The Greek crisis

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05 Jun 2015 20:50 by ads Star rating. 4025 posts Send private message

Whether you consider that the previous Greek Government’s failure to address the growing debt crisis or the unrealistic pension arrangements/ tax evasion/ asset stripping by the Greek elite etc that has accentuated the problems in Greece, there is still no need for humiliation and crippling austerity measures that impact so badly on a nation of people, without taking into full account the immoral actions by Banks and financial industries, whose corrupt practices and hidden self gratifying actions and failure to adhere to compliance/regulation have lead to such widespread devastating effects.

Do you not think that it beggars belief that Europe can turn a blind eye to the real consequences and suffering (both financial and emotional) that is occurring in Greece, and not be demanding that those financial institutions that hedged their bets against a system to fail, thus profiting from their hidden agendas, or failed to regulate/adequately monitor their corrupt practices on such a vast scale, be made accountable, and that monies be fairly apportioned/redistributed from these immoral institutions to assist the Greeks through this dire crisis?

Sorry for the rant! sad



This message was last edited by ads on 05/06/2015.

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06 Jun 2015 08:57 by Hephaestus Star rating in The Peak District Na.... 1235 posts Send private message

All the 'PIGS' nations acted like kids being given the key to the sweet shop on their admitance to the EU, however the Greeks insisted on keeping their old 'perks', such as pensionable retirement for public sector employees whilst still in their 40's.

No EU member is without sin with regard to recent events, I believe that the world banking crisis will serve to make us all stronger, if Greece refuses to conform to sensible EU edicts then their exit from the community would be no great loss. My desire is to see David Cameron free the UK from the excesses of the Brussels bureaucrats, after all a proportional representation political system would have given UKIP circa 80 parliamentary seats following the recent general election, failing him succeeding in this I fear that the only UK EU member will be Scotland, due to the strength of the SNP. 


I'm Spartacus, well why not?

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06 Jun 2015 10:25 by scambuster Star rating. 144 posts Send private message

There is currently a huge run on the Greek Banks, Zero Hedge article shows that in the last 7 business days 3.4 Billion Euros has left their Banks and I heard this has brought the total figure to approx. 100 Billion Euros. This is unsustainable and their Banks are close to broke. It's expected capital controls will have to be imposed very soon at this rate, there's an almighty dash with the cash. All of which will have repercussions throughout Europe. That money is going somewhere, into German, British and other Northern European Banks/safe countries' Banks quite likely.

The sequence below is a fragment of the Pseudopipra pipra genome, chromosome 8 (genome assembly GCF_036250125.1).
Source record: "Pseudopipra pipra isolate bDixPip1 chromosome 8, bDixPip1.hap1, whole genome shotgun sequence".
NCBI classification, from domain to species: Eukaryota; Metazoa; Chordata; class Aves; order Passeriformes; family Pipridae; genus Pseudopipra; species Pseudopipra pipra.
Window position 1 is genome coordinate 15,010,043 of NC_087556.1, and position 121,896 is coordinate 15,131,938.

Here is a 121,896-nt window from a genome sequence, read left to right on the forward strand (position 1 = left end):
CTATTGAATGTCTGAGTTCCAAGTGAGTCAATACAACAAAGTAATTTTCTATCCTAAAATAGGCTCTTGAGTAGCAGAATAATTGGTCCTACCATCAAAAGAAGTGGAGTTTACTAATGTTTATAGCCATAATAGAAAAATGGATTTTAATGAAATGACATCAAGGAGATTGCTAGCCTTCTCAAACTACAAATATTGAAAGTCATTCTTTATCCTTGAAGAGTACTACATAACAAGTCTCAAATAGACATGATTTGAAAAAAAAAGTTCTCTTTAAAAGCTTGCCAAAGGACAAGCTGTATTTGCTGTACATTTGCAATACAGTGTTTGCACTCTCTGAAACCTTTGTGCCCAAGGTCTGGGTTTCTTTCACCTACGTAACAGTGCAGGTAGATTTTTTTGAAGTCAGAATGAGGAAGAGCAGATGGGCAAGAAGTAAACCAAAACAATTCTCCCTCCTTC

IMO all that's been done is continual sticking plasters on the problem. If they can't or won't repay their debt it is being said Portugal might go the same way and say 'why should we repay our debt' and so on. 

It would have been less costly for Europe and Greece itself if the country had left the EU ages ago.


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06 Jun 2015 10:40 by ads Star rating. 4025 posts Send private message

The world banking crisis will make us all stronger, agreed, but the questions remain, at what and whose cost and at what pace and under whose responsbile management structure?

Banks should be made accountable for their irresponsible, no make that GROSSLY negligent, action to effectively monitor and control the corrupt practices within their midst, illicit and manipulative practices that have resulted on a VAST scale of financial harm that we should never overlook in the “corrective processes” required to clean up this mess.

That does not mean that there should not be lessons learned from those who for whatever reason chose to ignore the consequences of non compliance with making adequate provision for their future lifestyle choices, or contributing to a fair taxable system where all benefit if managed well.

But neither should we ignore why people have been and continue to be wary and reticent to contribute to such “systems” if they do not ultimately trust those who are required to manage these financial provisions in a fair and equitable manner…. It’s not as black and white as some suggest.

We should never however overlook the personal suffering that ensues in the interim period of cleaning up this mess, which could be alleviated by a better managed, realistic timeframe. A timeframe that allows Governments and people alike to adjust to the realities and social responsibilities to retain a decent and basic lifestyle, but equally give them hope and realistic aspiration for their future lives.

The management of this complex mix has to be both effective and ethical......not an easy task by any means but please God those responsible in overseeing the clean up will find a civilised solution with due regard to people's livelihoods, both in the immediate and future timeframes.